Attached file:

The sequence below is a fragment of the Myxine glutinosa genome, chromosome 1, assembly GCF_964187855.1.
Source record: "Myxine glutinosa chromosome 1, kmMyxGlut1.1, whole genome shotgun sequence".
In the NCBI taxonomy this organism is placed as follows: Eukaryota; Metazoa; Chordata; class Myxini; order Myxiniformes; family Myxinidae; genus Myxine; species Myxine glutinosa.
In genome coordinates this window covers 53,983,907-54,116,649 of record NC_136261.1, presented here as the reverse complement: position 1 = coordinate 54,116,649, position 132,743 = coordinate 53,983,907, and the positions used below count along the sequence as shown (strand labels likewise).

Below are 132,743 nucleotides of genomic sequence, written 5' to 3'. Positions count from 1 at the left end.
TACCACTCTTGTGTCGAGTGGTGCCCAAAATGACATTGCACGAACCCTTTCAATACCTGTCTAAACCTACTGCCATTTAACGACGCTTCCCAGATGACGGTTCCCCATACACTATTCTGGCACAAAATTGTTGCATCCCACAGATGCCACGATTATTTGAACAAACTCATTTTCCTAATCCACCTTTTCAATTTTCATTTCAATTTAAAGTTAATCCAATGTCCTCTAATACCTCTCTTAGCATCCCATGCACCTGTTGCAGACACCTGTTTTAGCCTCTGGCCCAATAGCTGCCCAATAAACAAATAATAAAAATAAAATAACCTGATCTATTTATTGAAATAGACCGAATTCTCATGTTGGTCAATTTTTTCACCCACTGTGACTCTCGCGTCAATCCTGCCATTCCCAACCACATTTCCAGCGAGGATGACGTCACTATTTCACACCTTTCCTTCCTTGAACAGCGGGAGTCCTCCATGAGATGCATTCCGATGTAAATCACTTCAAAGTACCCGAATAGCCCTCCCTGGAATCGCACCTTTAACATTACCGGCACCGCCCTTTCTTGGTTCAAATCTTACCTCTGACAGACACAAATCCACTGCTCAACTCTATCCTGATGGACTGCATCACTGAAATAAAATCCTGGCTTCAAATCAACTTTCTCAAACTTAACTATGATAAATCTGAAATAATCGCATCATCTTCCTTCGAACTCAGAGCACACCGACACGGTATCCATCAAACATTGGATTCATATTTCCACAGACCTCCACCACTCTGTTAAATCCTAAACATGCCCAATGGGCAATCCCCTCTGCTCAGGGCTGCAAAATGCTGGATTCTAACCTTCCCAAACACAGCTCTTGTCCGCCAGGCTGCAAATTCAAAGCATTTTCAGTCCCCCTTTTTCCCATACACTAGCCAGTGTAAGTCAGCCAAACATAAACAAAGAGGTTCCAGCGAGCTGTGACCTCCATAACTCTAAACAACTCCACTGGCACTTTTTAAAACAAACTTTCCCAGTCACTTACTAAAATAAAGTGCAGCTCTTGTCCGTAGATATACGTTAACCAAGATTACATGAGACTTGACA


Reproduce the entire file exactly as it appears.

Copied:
The sequence below is a fragment of the Myxine glutinosa genome, chromosome 1, assembly GCF_964187855.1.
Source record: "Myxine glutinosa chromosome 1, kmMyxGlut1.1, whole genome shotgun sequence".
In the NCBI taxonomy this organism is placed as follows: Eukaryota; Metazoa; Chordata; class Myxini; order Myxiniformes; family Myxinidae; genus Myxine; species Myxine glutinosa.
In genome coordinates this window covers 53,983,907-54,116,649 of record NC_136261.1, presented here as the reverse complement: position 1 = coordinate 54,116,649, position 132,743 = coordinate 53,983,907, and the positions used below count along the sequence as shown (strand labels likewise).

Below are 132,743 nucleotides of genomic sequence, written 5' to 3'. Positions count from 1 at the left end.
TACCACTCTTGTGTCGAGTGGTGCCCAAAATGACATTGCACGAACCCTTTCAATACCTGTCTAAACCTACTGCCATTTAACGACGCTTCCCAGATGACGGTTCCCCATACACTATTCTGGCACAAAATTGTTGCATCCCACAGATGCCACGATTATTTGAACAAACTCATTTTCCTAATCCACCTTTTCAATTTTCATTTCAATTTAAAGTTAATCCAATGTCCTCTAATACCTCTCTTAGCATCCCATGCACCTGTTGCAGACACCTGTTTTAGCCTCTGGCCCAATAGCTGCCCAATAAACAAATAATAAAAATAAAATAACCTGATCTATTTATTGAAATAGACCGAATTCTCATGTTGGTCAATTTTTTCACCCACTGTGACTCTCGCGTCAATCCTGCCATTCCCAACCACATTTCCAGCGAGGATGACGTCACTATTTCACACCTTTCCTTCCTTGAACAGCGGGAGTCCTCCATGAGATGCATTCCGATGTAAATCACTTCAAAGTACCCGAATAGCCCTCCCTGGAATCGCACCTTTAACATTACCGGCACCGCCCTTTCTTGGTTCAAATCTTACCTCTGACAGACACAAATCCACTGCTCAACTCTATCCTGATGGACTGCATCACTGAAATAAAATCCTGGCTTCAAATCAACTTTCTCAAACTTAACTATGATAAATCTGAAATAATCGCATCATCTTCCTTCGAACTCAGAGCACACCGACACGGTATCCATCAAACATTGGATTCATATTTCCACAGACCTCCACCACTCTGTTAAATCCTAAACATGCCCAATGGGCAATCCCCTCTGCTCAGGGCTGCAAAATGCTGGATTCTAACCTTCCCAAACACAGCTCTTGTCCGCCAGGCTGCAAATTCAAAGCATTTTCAGTCCCCCTTTTTCCCATACACTAGCCAGTGTAAGTCAGCCAAACATAAACAAAGAGGTTCCAGCGAGCTGTGACCTCCATAACTCTAAACAACTCCACTGGCACTTTTTAAAACAAACTTTCCCAGTCACTTACTAAAATAAAGTGCAGCTCTTGTCCGTAGATATACGTTAACCAAGATTACATGAGACTTGACA